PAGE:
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Saanich police seize motorcycle used in video by speeder

Apr 20 2012
Saanich Police Sgt. Dean Jantzen with the blue Yamaha motorcycle seen in a Youtube video travelling almost 300 kilometres per hour down the Trans Canada Highway 

Saanich Police Sgt. Dean Jantzen with the blue Yamaha motorcycle seen in a Youtube video travelling almost 300 kilometres per hour down the Trans Canada Highway

Photograph by: Darren Stone , timescolonist.com (April 19, 2012)

Saanich police have seized the blue Yamaha motorcycle seen reaching 299 km/h in a viral YouTube video, and they’ve levied down more than $1,400 in fines for the bike’s owner but have yet to charge the driver.

The shiny blue 2006 Yamaha R1 sport bike was on display at Saanich police headquarters Thursday morning. Spokesman Sgt. Dean Jantzen explained that police seized the bike from a home in the 800-block of Craigflower Road last week.

Police believe the registered owner is the mother of the 25-year-old rider. Under the Motor Vehicle Act, police are able to serve tickets to the registered owner even if she was not driving the bike.

On Wednesday, the mother was issued tickets totalling $1,449. The breakdown was a $368 ticket for driving without due care and attention, a $483 ticket for excessive speed and a $598 ticket for no insurance.

“The Motor Vehicle Act has sections in it that require the owner to be responsible for the conduct of the vehicle and to be responsible for the person who operates the vehicle,” Jantzen said.

Police are unsure if the mother has a motorcycle licence or whether she owns other motorcycles.

The 25-year-old suspected motorcyclist has no valid driver’s licence and no insurance as a result of 27 driving-related convictions including speeding and driving without insurance, Jantzen said. He has had his licence suspended five times.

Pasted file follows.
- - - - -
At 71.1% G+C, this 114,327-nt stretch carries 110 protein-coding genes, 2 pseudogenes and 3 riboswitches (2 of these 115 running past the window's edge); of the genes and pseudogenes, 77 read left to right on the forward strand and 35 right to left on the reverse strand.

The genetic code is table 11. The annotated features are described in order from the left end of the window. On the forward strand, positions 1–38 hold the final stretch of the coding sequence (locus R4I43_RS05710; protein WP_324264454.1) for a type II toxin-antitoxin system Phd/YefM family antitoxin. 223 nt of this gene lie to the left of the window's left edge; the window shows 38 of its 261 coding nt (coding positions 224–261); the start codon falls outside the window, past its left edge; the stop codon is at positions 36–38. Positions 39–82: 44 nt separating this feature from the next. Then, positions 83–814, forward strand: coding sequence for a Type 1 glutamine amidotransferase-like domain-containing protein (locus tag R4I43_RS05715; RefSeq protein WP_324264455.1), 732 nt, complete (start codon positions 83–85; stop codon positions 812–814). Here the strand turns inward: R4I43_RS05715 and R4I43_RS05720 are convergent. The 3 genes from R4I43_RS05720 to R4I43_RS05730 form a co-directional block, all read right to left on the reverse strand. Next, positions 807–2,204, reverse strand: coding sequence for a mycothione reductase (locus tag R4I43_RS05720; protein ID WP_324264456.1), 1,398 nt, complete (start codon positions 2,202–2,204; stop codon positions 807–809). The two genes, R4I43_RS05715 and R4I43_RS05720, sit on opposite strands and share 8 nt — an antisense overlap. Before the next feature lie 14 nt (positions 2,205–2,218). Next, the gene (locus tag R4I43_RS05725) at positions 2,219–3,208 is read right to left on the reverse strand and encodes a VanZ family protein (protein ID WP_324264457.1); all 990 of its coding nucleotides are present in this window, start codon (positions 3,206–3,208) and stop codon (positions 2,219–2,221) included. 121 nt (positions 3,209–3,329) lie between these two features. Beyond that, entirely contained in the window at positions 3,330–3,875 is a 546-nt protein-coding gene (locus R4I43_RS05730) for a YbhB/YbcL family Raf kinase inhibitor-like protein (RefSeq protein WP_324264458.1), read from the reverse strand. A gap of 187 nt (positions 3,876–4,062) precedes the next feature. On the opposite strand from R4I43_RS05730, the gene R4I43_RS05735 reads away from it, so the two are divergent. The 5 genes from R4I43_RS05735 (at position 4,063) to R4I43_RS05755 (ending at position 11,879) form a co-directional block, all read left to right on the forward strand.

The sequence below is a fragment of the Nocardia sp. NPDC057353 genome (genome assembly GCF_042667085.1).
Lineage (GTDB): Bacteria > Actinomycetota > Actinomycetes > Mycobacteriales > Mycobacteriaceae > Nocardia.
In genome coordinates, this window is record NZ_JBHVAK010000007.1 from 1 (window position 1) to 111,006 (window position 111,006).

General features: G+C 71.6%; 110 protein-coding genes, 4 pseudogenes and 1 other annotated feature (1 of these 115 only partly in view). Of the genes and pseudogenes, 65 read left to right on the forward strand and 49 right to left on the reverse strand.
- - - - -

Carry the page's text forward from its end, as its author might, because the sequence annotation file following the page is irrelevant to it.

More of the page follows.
The driver also only had a learner’s motorcycle licence, which was also suspended.

Saanich police are looking to lay criminal charges of dangerous operation of a motor vehicle against the motorcyclist.

“Unfortunately at this point we are unable to meet the burden [of proof] to proceed with Criminal Code charges,” Jantzen said.

Jantzen said there has been “limited co-operation” between investigators and the registered owner and suspected rider.

The suspect was supposed to come to the station for an interview with investigators on Wednesday and he didn’t show, Jantzen said.

Police have no power to force him to give an interview because he’s not charged with an offence.

The 25-year-old lives in Greater Victoria but has ties to the Okanagan and Alberta.

Police are trying to seize the motorcycle permanently under B.C.’s Civil Forfeiture Act, which allows the province to take assets that they can prove were used in the commission of an offence.

Thanks to witnesses who saw the bike fly past them on the Trans-Canada Highway, police have been able to determine the video was filmed April 6 around 4 p.m.

Const. Will Dodd, with the department’s forensic identification section, explained police were able to prove the bike seized is the same as the bike in the video thanks to five identical paint chips on the front panel.

Police admit criminal charges will be difficult because they have to prove who is riding the bike in the video.

“We are left with a motorcycle and a set of hands,” Jantzen said.

Colleen Woodger, ICBC road safety co-ordinator, said the motorcyclist put himself and 70 other people on the road at risk by lane splitting (using the centre line to cut between cars on either side) and swerving in and out of traffic.

“Based on the actions we saw, I think we know no B.C. motorist wants this guy on the road.”

Jantzen said it’s frustrating that police can’t do anything to ensure the rider doesn’t drive recklessly in another vehicle, especially as he shows no hesitation to drive without a licence. Jantzen admitted that as long as the rider is on the road, the public is at risk.

Chris Foord, chairman of the Capital Regional District traffic safety commission, didn’t mince words in his condemnation of the driver, He said if a motorist is willing to flagrantly disobey the law in a way that is such a risk to the public, he should be behind bars.

“This driver has shown that his wrongs should be superseding his rights,” Foord said.

The video has been viewed more than 223,000 times. Many of the viewers condemned the behaviour in the comments section, saying it’s by sheer luck the motorcyclist didn’t kill himself or others on the road.

kderosa@timescolonist.com

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